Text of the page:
Renewed concerns about the effectiveness of HM Revenue & Customs’ (HMRC) much-maligned IR35 tax status checker tool have been raised following the disclosure that in nearly one in five uses it failed to provide a response.
According to data published by HMRC on 10 December 2020, the tool was used a total of 975,416 times during the 12 months to 24 November 2020 to determine the IR35 tax status of contractors, ahead of a reform of the tax avoidance regulations coming into force in the private sector in April 2021.
The Check Employment Status for Tax (CEST) tool poses a series of questions to users about the nature of the work they do and how it is carried out to assess whether their engagements should fall within the scope of the IR35 off-payroll legislation.
In 52% of cases (505,598 uses), the answers received concluded that the person or engagement being assessed using the tool should be classified as working outside the IR35 rules, while 29% (281,099) were confirmed as falling inside.
However, in 19% of cases (188,719) the tool was unable to return a conclusive response during this time period, prompting further concerns about the tool’s suitability given that the number of people relying on it in the coming months is likely to surge.
This is because when the reforms come into play, medium-to-large private sector organisations will assume responsibility for determining how the contractors they engage with should be taxed, depending on whether the work they do means they are caught inside or outside the IR35 legislation.
Presently it is down to the contractors to assess for themselves whether they are inside or outside the IR35 legislation, based on the work they do and how it is performed.
HMRC has previously raised concerns that this system is open to abuse by contractors who may deliberately misclassify themselves as working outside IR35 to minimise their employment tax liabilities. This is because an inside IR35 determination means they are liable to pay the same Pay As You Earn (PAYE) and national insurance contributions as a permanent employee would.
CEST was introduced by HMRC to help public sector organisations prepare for the onset of a similar set of reforms to the public sector in April 2017, but concerns about the accuracy of the results it turns out have dogged it since launch, prompting HMRC to repeatedly and vehemently defend the tool.
In instances where CEST is unable to reach a conclusive determination, users are advised to recheck their responses to the questions it poses and advised to contact HMRC directly to query its response, but contractor tax consultancy Qdos’s Seb Maley said this system is not good enough.
“It’s worrying enough that CEST has been used nearly one million times in the past year, but that it hasn’t been able to make up its mind a staggering 188,000 times is frightening. To make matters worse, people are then expected to work it out themselves by checking the complex employment status manual or get in touch with HMRC, whose own tool couldn’t help them in the first place,” he said.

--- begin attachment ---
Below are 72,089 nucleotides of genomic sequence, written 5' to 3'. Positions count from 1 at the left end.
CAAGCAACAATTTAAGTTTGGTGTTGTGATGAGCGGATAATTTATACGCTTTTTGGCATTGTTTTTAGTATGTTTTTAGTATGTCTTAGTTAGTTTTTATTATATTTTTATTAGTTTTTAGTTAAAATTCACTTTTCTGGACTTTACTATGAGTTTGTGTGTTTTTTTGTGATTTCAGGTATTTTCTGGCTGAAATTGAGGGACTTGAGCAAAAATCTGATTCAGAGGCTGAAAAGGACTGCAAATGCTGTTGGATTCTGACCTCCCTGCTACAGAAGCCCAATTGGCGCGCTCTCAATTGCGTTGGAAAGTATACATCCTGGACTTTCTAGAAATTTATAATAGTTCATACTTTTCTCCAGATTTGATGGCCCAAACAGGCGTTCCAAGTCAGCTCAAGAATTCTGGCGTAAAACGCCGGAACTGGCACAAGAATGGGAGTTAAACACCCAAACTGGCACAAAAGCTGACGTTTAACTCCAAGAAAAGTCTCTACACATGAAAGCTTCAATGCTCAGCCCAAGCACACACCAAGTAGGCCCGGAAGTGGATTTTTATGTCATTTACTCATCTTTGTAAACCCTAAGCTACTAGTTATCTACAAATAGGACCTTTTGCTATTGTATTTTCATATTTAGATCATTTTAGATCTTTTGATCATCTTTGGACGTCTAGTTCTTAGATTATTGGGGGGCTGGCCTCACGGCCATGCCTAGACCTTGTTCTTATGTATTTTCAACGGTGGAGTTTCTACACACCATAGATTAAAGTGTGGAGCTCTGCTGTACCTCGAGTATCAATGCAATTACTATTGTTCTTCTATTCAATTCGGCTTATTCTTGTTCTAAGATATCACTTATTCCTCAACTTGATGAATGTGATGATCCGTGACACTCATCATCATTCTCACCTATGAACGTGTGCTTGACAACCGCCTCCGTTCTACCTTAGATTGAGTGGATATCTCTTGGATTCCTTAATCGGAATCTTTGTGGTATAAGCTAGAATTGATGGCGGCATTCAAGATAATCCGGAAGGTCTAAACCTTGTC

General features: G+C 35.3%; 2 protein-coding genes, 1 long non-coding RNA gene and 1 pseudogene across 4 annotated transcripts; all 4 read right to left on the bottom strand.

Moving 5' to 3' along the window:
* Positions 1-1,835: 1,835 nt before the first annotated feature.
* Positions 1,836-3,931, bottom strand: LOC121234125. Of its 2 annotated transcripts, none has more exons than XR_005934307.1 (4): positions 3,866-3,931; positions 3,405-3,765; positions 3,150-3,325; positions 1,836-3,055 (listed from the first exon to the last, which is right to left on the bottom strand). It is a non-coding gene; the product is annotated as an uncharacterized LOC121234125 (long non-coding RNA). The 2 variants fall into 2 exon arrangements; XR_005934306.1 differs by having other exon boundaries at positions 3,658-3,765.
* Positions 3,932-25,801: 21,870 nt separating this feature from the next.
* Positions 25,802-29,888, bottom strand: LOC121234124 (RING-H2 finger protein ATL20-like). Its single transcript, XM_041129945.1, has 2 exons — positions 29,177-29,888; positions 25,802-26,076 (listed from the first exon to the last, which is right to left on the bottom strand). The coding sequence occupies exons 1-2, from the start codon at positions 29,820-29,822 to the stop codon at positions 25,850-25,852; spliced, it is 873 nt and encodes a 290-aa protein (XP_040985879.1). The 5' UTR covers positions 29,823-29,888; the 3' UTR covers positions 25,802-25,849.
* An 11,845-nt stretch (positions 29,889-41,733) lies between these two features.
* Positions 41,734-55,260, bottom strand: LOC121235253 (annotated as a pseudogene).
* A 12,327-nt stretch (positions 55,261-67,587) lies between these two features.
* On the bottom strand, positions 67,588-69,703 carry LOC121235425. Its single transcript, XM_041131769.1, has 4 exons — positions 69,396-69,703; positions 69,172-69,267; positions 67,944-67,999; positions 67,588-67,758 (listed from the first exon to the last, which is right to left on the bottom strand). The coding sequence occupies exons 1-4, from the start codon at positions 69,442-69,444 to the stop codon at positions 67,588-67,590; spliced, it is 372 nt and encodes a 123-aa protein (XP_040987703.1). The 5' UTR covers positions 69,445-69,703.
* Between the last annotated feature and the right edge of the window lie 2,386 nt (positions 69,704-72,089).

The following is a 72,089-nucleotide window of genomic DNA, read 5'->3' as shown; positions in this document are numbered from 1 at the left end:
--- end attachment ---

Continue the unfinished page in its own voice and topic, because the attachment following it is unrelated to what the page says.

“It’s staggering that CEST allows so many contractors and businesses to be left in limbo. These are decisions that carry with them tens, sometimes even hundreds, of thousands of pounds in tax liability.”
And with the April 2020 start date for the private sector IR35 reforms looming large, the situation does not bode well for a smooth and successful implementation of the new-look rules.
“This data is gathered from the latest version of CEST, which as we approach IR35 reform clearly isn’t up to scratch,” said Maley.
“Aside from being indecisive, the tool isn’t aligned with IR35 case law and has even been dismissed in court. Fortunately, CEST isn’t mandatory, which is why I urge businesses to consider alternative ways to assess status that will provide a well-informed answer 100% of the time.”
Computer Weekly contacted HMRC for a response to this story, and was provided with the following statement from a spokesperson for the government tax collection agency.
“CEST produces a determination in the vast majority of cases and HMRC stand behind every result it gives, provided the information is accurate and it is used in accordance with our guidance,” the spokesperson statement reads.
“To reach a conclusive result in a greater proportion of cases we would need to add in more complex questions, which would add difficulty for the majority of users. In more finely balanced cases, CEST is expected to provide an undetermined outcome and HMRC has provided detailed guidance and dedicated support to help customers make status decisions.”